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    ABSTRACT: Urticaria, also known as hives, may affect up to 20% of the population at some time in their lives. Urticaria is characterized by extreme pruritus and described as erythematous, raised, circumscribed lesions with central pallor that blanch with pressure. The pathogenesis of urticaria involves mast cell activation, with subsequent release of histamine and other vasoactive mediators, leading to increased vascular permeability of postcapillary venules and development of edema, erythema, and pruritus. Urticaria is closely associated with angioedema in 40% of individuals; ∼10% of patients experience angioedema without urticaria. Urticarial lesions often are generalized with multiple lesions in no specific distribution; angioedema tends to be localized, commonly affecting the face (periorbital and perioral regions), tongue, uvula, soft palate or larynx, extremities, and genitalia. Urticaria is subdivided into acute and chronic urticaria based on duration of symptoms. Acute urticaria lasts <6 weeks and an identifiable cause may be discovered such as food products, medications (aspirin, nonsteroidal anti-inflammatory drugs, and antibiotics), or insect stings. Urticaria lasting >6 weeks is designated as chronic urticaria, and an etiology is seldom identified and thus considered idiopathic. Chronic urticaria may have an autoimmune basis. There is a well-documented association between autoimmune hypothyroidism (Hashimoto's disease) and urticaria and angioedema with higher incidence of antithyroid (antithyroglobulin and antiperoxidase) antibodies in these usually euthyroid patients. Furthermore, studies have revealed a circulating IgG antibody directed against the IgE receptor (F(Cε)RIα) or IgE in 40-60% of patients with chronic urticaria. Histamine 1-receptor antagonists (antihistamines) are initial therapy.
    Allergy and Asthma Proceedings 33 Suppl 1:S70-2. · 2.19 Impact Factor
  • Priyanka Gupta, Carol Saltoun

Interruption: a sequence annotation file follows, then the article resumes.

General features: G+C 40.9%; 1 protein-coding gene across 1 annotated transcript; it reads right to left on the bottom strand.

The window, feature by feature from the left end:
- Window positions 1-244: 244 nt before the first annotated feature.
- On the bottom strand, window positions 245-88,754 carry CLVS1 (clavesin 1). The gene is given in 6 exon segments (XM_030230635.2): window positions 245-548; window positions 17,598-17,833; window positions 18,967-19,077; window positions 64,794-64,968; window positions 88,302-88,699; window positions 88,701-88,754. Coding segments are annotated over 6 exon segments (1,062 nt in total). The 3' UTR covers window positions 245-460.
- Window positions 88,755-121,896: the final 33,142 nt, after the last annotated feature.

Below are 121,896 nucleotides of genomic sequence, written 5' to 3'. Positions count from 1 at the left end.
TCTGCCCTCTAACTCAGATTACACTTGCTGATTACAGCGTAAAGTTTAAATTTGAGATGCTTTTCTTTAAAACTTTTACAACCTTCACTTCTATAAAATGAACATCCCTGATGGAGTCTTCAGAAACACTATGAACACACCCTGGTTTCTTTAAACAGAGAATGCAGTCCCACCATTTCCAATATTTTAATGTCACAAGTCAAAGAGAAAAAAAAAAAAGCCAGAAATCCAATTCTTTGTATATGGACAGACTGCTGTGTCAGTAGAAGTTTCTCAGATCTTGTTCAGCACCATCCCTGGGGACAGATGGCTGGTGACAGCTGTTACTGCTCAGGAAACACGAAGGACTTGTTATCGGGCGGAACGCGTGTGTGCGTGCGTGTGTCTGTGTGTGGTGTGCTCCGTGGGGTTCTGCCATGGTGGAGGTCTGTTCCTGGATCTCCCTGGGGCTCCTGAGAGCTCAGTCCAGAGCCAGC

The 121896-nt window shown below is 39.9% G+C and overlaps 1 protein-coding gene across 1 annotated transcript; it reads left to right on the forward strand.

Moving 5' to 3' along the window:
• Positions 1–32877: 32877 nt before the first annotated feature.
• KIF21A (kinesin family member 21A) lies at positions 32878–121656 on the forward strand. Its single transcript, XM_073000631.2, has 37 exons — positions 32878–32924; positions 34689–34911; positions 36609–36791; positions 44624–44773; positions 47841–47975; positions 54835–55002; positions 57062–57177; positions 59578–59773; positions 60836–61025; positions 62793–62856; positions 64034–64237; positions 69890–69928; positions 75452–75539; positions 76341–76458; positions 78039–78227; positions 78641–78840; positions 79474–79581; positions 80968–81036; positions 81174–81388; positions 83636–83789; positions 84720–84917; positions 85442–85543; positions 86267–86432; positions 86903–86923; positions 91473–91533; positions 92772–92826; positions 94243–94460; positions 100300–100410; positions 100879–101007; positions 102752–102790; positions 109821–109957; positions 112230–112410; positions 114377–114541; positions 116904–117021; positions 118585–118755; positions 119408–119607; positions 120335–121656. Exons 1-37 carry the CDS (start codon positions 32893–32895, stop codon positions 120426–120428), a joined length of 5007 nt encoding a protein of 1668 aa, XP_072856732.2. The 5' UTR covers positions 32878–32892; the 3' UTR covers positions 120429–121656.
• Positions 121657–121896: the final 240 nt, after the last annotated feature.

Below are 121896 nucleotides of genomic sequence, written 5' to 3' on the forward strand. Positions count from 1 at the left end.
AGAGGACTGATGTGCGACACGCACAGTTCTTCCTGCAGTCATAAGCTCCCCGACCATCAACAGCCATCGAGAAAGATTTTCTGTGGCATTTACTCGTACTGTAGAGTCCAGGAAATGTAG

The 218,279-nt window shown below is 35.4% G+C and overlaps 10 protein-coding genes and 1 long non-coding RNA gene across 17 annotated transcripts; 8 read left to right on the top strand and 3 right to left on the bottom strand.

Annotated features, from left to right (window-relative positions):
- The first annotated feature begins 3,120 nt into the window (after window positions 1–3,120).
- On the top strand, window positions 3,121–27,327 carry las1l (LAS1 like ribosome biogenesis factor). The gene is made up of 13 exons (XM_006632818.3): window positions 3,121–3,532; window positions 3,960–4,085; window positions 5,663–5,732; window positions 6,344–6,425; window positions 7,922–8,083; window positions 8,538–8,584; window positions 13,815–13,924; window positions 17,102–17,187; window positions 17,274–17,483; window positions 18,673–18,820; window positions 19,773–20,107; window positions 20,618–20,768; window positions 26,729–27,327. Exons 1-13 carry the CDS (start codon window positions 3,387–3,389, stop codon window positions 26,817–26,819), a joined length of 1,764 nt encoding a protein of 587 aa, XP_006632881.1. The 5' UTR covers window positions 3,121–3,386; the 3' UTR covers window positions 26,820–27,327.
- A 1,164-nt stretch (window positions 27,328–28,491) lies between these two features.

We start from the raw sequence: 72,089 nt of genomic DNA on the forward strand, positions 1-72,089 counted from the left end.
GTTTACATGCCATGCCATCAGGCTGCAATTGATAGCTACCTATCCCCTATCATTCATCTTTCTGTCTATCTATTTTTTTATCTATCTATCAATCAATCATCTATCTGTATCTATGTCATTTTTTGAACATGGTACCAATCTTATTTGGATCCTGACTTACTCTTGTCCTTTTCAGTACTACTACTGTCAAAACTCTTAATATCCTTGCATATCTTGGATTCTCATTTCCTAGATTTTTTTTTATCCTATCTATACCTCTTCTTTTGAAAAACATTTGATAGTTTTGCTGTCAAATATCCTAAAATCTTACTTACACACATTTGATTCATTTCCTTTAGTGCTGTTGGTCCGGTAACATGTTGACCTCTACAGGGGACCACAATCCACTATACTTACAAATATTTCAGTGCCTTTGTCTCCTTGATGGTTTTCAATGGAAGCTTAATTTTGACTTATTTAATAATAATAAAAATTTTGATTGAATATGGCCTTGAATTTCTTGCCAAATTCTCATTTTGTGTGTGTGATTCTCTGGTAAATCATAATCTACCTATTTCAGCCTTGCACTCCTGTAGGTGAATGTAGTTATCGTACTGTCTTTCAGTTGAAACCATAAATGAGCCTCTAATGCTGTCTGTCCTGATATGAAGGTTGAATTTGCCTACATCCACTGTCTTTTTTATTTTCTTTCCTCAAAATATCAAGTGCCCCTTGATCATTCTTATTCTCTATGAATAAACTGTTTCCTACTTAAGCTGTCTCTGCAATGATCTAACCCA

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    ABSTRACT: Specific allergen immunotherapy is the administration of increasing amounts of specific allergens to which the patient has type I immediate hypersensitivity. It is a disease modifying therapy, indicated for the treatment of allergic rhinitis, allergic asthma, and hymenoptera hypersensitivity. Specific IgE antibodies for appropriate allergens for immunotherapy must be documented. Indications for allergen immunotherapy include (1) inadequate symptom control despite pharmacotherapy and avoidance measures, (2) a desire to reduce the morbidity from allergic rhinitis and/or asthma or reduce the risk of anaphylaxis from a future insect sting, (3) when the patient experiences undesirable side effects from pharmacotherapy, and (4) when avoidance is not possible. Furthermore, patients may seek to benefit from economic savings of allergen immunotherapy compared with pharmacotherapy over time. Several studies have reported that immunotherapy in children with allergic rhinitis appears to prevent the development of new allergic sensitizations and/or new-onset asthma. Humoral, cellular, and tissue level changes occur with allergen immunotherapy including large increases in antiallergen IgG(4) antibodies, a decrease in the postseasonal rise of antiallergen IgE antibodies, reduced numbers of nasal mucosal mast cells and eosinophils, induction of Treg cells, and suppression of Th2 more than Th1 lymphocytes. There is a corresponding increase in IL-10 and transforming growth factor beta. In the United States, allergen immunotherapy is administered by the subcutaneous route in the physician's office, whereas primarily in some countries in Europe, it is administered for allergic rhinitis and asthma by the sublingual route by the patient at home.